Known as Hotaruika in Japanese, perhaps no other creature in the ocean puts on quite the dazzling light show as these tiny squid. They are found throughout the world's oceans but are famous for their dense populations in Japanese waters. As they come up to the surface at night, millions of them glow in large schools and even wash up on shore after breeding. It is one of nature's greatest yet least studied natural wonders of the world.
Firefly squid are classified as a species of Least Concern by the International Union for Conservation of Nature. This means their population has been surveyed and are not in imminent danger of becoming extinct.
Firefly squid are tiny open water squid measuring only three inches long. They are known as cephalopods, which includes all squid, octopuses, and cuttlefish. They also share a distant ancestor with snails, slugs, and even clams.
The firefly squid has many of the same characteristics of all squid including a soft conical shaped body known as a mantle, large complex eyes, a parrot-like beak for masticating or breaking apart prey, and a fascinating structure called a siphon, which is like a jet propulsion device that sucks in water and shoots it out like a jet-ski, thus propelling the squid rapidly backwards to escape danger. They also have a pair of long feeding tentacles tipped with suckers that they shoot out to capture their meals.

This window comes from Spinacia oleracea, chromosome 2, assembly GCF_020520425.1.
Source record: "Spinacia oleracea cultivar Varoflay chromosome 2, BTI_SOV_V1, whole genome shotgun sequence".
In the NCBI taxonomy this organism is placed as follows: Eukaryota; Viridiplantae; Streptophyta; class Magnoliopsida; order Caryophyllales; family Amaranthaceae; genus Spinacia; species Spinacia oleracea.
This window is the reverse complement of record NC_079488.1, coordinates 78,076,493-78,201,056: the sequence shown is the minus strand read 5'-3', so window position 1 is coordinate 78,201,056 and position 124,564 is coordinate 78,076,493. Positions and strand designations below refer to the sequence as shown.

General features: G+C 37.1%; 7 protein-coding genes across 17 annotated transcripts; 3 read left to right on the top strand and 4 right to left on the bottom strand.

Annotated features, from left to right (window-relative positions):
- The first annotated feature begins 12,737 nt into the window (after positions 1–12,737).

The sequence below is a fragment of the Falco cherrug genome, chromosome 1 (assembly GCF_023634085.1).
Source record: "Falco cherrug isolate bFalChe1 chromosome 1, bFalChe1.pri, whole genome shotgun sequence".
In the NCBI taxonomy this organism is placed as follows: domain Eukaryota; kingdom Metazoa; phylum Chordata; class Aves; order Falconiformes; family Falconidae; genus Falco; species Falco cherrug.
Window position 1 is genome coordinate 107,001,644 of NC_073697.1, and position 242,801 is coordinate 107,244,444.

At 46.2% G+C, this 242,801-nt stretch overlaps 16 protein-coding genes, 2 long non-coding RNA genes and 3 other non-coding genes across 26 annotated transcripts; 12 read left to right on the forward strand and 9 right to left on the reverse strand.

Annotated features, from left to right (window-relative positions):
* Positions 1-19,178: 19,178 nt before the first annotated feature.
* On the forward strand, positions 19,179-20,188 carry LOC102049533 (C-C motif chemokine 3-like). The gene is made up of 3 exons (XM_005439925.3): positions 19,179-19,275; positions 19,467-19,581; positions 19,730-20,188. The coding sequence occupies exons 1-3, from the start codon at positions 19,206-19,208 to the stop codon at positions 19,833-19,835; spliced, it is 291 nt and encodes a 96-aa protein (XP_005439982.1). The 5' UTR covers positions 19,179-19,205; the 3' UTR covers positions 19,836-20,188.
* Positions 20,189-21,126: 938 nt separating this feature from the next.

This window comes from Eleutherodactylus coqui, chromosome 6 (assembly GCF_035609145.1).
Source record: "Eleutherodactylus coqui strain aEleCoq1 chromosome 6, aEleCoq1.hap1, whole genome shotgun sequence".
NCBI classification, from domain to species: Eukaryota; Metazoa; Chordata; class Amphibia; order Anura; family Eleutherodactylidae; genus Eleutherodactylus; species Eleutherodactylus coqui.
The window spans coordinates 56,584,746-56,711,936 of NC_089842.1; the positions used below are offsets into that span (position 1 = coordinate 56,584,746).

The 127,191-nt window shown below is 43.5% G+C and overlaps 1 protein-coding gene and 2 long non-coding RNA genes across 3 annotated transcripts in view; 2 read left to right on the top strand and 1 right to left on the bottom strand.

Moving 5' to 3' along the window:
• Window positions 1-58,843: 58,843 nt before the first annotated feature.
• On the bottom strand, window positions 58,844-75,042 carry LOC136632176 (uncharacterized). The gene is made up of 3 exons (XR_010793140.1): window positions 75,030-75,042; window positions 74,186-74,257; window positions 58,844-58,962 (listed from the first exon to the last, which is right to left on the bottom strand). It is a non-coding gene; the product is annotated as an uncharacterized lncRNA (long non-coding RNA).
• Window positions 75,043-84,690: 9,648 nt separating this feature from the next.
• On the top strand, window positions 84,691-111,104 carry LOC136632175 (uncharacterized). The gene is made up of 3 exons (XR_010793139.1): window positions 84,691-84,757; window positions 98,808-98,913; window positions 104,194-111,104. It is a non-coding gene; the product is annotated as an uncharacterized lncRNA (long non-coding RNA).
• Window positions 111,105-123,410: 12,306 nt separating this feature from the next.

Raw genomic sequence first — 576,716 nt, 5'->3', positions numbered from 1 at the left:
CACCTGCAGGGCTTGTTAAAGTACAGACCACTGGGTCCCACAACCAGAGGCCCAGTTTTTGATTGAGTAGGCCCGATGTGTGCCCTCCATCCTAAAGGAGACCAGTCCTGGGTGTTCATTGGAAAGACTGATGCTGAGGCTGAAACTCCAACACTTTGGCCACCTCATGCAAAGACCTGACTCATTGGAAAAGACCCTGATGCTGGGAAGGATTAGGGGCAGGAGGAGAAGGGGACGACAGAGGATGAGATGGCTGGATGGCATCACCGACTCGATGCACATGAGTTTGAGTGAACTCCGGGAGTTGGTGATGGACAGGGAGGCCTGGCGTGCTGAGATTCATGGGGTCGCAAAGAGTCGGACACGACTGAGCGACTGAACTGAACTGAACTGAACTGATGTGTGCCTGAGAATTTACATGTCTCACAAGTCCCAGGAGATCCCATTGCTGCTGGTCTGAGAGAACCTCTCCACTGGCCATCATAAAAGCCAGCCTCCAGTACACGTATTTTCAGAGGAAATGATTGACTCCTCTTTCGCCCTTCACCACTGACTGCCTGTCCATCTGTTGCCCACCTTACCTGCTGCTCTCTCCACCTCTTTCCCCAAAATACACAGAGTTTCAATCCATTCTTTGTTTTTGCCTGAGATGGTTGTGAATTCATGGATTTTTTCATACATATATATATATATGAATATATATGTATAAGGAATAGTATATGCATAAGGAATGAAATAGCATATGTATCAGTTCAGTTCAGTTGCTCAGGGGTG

Like all squid, they have large complex eyes and excellent vision. Unlike other species of squid, firefly squid can see in color because of three different pigment cells inside their eyes vs. just one. The theory is this was an adaptation that allows them to differentiate colors from their own glowing cells and the light reflected in the ocean.
What sets the firefly squid apart from other cephalopods is their amazing ability to glow. This process is known as bioluminescence and is made possible by light-producing cells called photophores found all over their body. These cells produce a chemical reaction much like a glow stick, generating the signature soft blue glow.
Firefly squid use bioluminescence to communicate with each other, attract mates, capture prey, and even confuse predators.
They confuse predators through two ingenious mechanisms. The first is called counter-illumination and is nature's version of an invisible Harry Potter cloak.